Lavrov argued that U.S. missile defense plans broke the agreed-upon
"rules of the road" concerning preliminary consultations,
partnership, and "no surprises." Describing missile defense as
"basically unstoppable," Lavrov warned of Russian countermeasures in
the event that the U.S. moved an "integral part of its nuclear
arsenal" toward Russian borders. Lavrov traced U.S.-Russian
engagement on missile defense, flagging Putin's objection to the
abrogation of the ABM Treaty and his forewarning of Russian
countermeasures. He described as "not ideal, but promising" the
October 2007 proposals made by the Secretary and SecDef --
specifically, what both he and Putin understood to be offers to keep
the Czech radar inactive and leave the Polish silos without
interceptors until the U.S.and Russia agreed that an Iranian missile
capacity had materialized, while having a permanent U.S. and Russian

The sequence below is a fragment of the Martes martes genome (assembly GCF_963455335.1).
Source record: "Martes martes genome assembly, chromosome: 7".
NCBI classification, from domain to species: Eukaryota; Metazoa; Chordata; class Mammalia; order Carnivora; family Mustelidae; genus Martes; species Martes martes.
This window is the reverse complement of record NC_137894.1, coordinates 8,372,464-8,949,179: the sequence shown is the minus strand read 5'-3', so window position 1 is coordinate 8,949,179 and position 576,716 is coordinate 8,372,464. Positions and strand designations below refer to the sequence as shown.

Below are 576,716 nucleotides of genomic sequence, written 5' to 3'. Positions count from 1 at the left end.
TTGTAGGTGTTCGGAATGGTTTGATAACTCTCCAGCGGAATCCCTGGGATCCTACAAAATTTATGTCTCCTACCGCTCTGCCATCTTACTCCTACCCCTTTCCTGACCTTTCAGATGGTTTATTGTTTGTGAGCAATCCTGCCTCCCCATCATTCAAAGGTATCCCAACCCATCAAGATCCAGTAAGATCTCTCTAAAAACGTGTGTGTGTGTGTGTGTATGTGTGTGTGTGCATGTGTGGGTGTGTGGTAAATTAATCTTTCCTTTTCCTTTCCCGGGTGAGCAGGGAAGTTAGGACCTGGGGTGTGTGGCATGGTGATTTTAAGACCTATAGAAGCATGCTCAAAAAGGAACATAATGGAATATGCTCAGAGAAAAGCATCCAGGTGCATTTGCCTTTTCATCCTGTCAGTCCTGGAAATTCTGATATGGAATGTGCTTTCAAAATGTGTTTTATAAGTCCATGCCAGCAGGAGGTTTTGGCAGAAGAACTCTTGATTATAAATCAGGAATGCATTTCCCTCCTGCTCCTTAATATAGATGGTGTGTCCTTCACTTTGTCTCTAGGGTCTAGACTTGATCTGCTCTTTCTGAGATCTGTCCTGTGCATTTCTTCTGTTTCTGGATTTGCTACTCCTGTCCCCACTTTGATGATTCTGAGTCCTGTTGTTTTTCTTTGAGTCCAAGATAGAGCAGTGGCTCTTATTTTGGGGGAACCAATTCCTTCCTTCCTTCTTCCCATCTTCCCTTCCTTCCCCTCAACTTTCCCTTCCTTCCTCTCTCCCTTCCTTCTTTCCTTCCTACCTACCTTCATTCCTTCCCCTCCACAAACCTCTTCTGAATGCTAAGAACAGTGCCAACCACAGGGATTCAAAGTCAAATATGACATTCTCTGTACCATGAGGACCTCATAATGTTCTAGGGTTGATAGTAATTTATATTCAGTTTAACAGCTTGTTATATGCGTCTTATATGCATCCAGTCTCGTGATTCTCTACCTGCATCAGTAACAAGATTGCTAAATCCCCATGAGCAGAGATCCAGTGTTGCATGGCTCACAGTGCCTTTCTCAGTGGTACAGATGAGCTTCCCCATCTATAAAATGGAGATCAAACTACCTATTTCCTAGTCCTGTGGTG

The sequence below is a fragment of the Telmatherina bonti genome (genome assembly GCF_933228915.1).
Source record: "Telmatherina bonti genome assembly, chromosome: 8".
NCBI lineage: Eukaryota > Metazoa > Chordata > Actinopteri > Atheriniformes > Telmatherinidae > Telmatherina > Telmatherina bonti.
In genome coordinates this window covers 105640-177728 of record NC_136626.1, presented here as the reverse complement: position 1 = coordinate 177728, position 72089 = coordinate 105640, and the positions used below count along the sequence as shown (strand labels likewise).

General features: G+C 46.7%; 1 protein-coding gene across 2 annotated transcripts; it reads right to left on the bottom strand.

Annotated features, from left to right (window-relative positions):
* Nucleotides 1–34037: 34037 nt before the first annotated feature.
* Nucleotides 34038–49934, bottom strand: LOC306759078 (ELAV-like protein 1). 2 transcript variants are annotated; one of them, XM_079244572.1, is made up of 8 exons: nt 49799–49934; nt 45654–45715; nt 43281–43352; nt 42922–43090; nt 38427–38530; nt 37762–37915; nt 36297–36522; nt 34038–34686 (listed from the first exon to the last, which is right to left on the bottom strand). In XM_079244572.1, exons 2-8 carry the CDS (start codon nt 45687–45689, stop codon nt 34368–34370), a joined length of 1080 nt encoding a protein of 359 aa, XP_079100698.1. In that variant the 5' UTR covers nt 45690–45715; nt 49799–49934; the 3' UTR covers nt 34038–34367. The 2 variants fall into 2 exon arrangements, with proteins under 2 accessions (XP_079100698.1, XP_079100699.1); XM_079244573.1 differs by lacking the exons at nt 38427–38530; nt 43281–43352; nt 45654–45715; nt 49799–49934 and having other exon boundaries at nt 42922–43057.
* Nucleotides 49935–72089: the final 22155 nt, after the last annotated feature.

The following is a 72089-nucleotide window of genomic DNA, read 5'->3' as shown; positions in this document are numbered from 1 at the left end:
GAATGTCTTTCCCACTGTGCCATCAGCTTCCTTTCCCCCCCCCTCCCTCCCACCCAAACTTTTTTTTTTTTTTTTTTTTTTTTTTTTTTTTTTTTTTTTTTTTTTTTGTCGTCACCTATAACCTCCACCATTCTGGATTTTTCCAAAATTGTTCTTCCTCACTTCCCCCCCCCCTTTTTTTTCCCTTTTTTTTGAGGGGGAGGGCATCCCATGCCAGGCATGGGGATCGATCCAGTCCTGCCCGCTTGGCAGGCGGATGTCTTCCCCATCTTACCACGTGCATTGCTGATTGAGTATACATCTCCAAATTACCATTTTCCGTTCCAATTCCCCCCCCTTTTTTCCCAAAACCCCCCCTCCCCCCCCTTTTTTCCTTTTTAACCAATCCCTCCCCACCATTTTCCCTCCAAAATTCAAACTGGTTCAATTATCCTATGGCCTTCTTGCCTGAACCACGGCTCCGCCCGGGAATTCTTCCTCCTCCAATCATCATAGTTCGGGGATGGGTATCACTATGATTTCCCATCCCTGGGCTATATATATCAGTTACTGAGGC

presence located at both sites. Lavrov underscored that the Russian
request for the proposals in writing produced a six-week delay and a
watered down version that did not include a permanent Russian
presence, and left the assessment of the threat entirely in American
hands. Lavrov reiterated that everyone should understand there
would be consequences to the development of missile defense sites
without Russian cooperation. He welcomed the recent GOR
consultations with the Polish government, noting that the Russian
objective was not to dissuade the Tusk government, but to inform the
GOP of Russia's strong views.

9. (SBU) Lavrov called into question the U.S. motivations behind
missile defense. If the issue was security-driven, it should have
been discussed with NATO, the EU, and Russia. If the concern was
Iran, then the Russian proposal for sharing Qabala and the radar
under development in southern Russia -- coupled with JDEC sites in
Moscow and Brussels -- should have been accepted. Clarifying that
the Russian proposal was conditioned on the U.S. foregoing its
European deployment, Lavrov insisted that the Russian offer provided
a 5-7 year window in which to further pursue joint options in the
event Iran deployed long range missiles. When Czech and Polish
officials justified the radar and missile interceptors as providing
a defense against Russia, the logic of the U.S. deployment was
further called into question. Lavrov reiterated that the GOR was